The U.S. Department of Homeland Security has processed travelers with facial recognition scans at many U.S. airports, part of pilot programs during the past year that the government now believes it’s ready to roll out nationwide.

That’s the view of Isabel Hill, director of the National Travel & Tourism Office, part of the U.S. Department of Commerce, who spoke at the World Travel & Tourism Council Global Summit in Buenos Aires, Argentina on Wednesday about the future of secure and seamless travel.

Various airlines and airports have trialed facial recognition in recent years, such as JetBlue and New York’s JFK Airport, the latter part of one of Homeland Security’s pilots. “We’re very advanced in facial biometric entry and exit,” said Hill.

Homeland Security developed the backend technology for the pilot programs. “We’re developing a process where you’ll go from reservation to destination without every showing a boarding pass,” said Hill. “We’re implementing this across a number of U.S. airports.”

Hill said the pilots have processed 400 passengers in 22 minutes at some airports. “For the government, the most important part is that this enhances the security,” said Hill. “We’re very excited about the possibility of transforming the travel experience.”

Hill’s rhetoric sounds more optimistic than members of the Trump administration, including President Donald Trump. But it’s also in-line with the administration’s desire to secure borders and collect more data from international travelers.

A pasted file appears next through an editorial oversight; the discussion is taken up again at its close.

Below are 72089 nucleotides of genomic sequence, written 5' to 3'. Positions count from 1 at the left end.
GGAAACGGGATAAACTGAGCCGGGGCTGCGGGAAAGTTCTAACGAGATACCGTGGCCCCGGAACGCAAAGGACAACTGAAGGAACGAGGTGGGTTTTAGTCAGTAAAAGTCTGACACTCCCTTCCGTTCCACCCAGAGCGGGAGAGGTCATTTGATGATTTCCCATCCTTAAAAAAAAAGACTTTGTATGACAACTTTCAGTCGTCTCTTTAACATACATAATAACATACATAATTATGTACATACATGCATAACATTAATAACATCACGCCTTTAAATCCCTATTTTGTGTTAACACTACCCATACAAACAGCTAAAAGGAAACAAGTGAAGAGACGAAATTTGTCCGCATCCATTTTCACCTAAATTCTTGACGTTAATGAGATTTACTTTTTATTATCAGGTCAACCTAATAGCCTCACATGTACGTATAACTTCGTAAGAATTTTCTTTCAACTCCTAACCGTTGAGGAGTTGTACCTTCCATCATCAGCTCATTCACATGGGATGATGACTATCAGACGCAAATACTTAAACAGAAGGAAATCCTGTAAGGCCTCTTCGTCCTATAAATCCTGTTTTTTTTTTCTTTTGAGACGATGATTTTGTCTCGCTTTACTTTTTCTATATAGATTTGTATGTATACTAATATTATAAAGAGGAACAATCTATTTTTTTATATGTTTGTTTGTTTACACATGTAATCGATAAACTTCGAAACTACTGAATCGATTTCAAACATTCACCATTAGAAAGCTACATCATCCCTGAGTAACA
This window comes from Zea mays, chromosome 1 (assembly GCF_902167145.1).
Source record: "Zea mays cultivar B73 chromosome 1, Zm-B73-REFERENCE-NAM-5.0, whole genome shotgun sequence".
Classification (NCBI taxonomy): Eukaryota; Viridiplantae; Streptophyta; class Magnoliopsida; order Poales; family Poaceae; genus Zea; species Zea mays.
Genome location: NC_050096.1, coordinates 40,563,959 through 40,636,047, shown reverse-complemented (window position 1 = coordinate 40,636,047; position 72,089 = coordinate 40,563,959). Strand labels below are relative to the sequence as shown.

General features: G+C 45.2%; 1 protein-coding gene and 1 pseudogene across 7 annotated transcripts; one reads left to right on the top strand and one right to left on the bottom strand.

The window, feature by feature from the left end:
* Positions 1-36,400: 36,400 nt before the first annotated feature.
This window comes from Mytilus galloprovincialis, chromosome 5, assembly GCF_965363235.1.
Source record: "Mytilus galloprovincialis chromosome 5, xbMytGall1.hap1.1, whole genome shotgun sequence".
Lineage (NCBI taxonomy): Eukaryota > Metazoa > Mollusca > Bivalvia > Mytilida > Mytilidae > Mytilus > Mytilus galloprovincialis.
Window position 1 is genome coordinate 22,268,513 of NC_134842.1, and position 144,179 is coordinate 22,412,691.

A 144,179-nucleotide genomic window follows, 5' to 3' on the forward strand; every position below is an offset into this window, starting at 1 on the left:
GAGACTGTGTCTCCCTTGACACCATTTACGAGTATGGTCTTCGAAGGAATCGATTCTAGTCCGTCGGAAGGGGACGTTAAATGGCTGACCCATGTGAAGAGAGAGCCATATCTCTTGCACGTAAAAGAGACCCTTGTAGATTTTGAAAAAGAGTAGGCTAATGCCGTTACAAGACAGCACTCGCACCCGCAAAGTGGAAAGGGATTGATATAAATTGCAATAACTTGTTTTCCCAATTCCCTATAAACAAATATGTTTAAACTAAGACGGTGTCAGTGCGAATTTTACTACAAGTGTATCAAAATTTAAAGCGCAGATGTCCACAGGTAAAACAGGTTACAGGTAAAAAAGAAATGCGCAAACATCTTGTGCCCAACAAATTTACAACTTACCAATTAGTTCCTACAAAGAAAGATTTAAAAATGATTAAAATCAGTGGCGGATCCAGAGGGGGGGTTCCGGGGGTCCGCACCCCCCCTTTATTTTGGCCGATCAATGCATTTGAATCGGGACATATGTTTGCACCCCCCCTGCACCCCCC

Despite concerns from privacy advocates that travelers’ rights are in jeopardy, Hill and Homeland Security see a future where your face is a key biometric indicator. “In the United States, your face is your token. We don’t need further development of blockchain technology for this to happen.”

The private sector also has to get on board if the U.S. government wants nationwide facial scans to become reality, said Hill. “We, the government, will end up layering this on to an existing system rather than creating a system with the private sector that works for both sides if the private sector doesn’t get involved,” she said.

“We need to ensure that as other systems are developed, that we will then very easily be able to tie them in in the near future,” said Hill. “It comes to the question of the business case. For the United States, the question is financing and why would you not finance this? You get better utilization out of airplanes and airports.”

Hill didn’t clarify if or when a nationwide facial scan system will be adopted. During the past year, the U.S. travel industry has tried to convince the administration that security and international arrivals can go together, and it appears this is one of the administration’s responses to those calls.

Photo Credit: Facial scans could become more common at U.S. airports. Pictured is U.S. Customs and Border Protection supervisor Erik Gordon, left, helps passenger Ronan Pabhye navigate one of the new facial recognition kiosks at a United Airlines gate before boarding a flight to Tokyo, July 12, 2017, at George Bush Intercontinental Airport, in Houston. David J. Phillip / Associated Press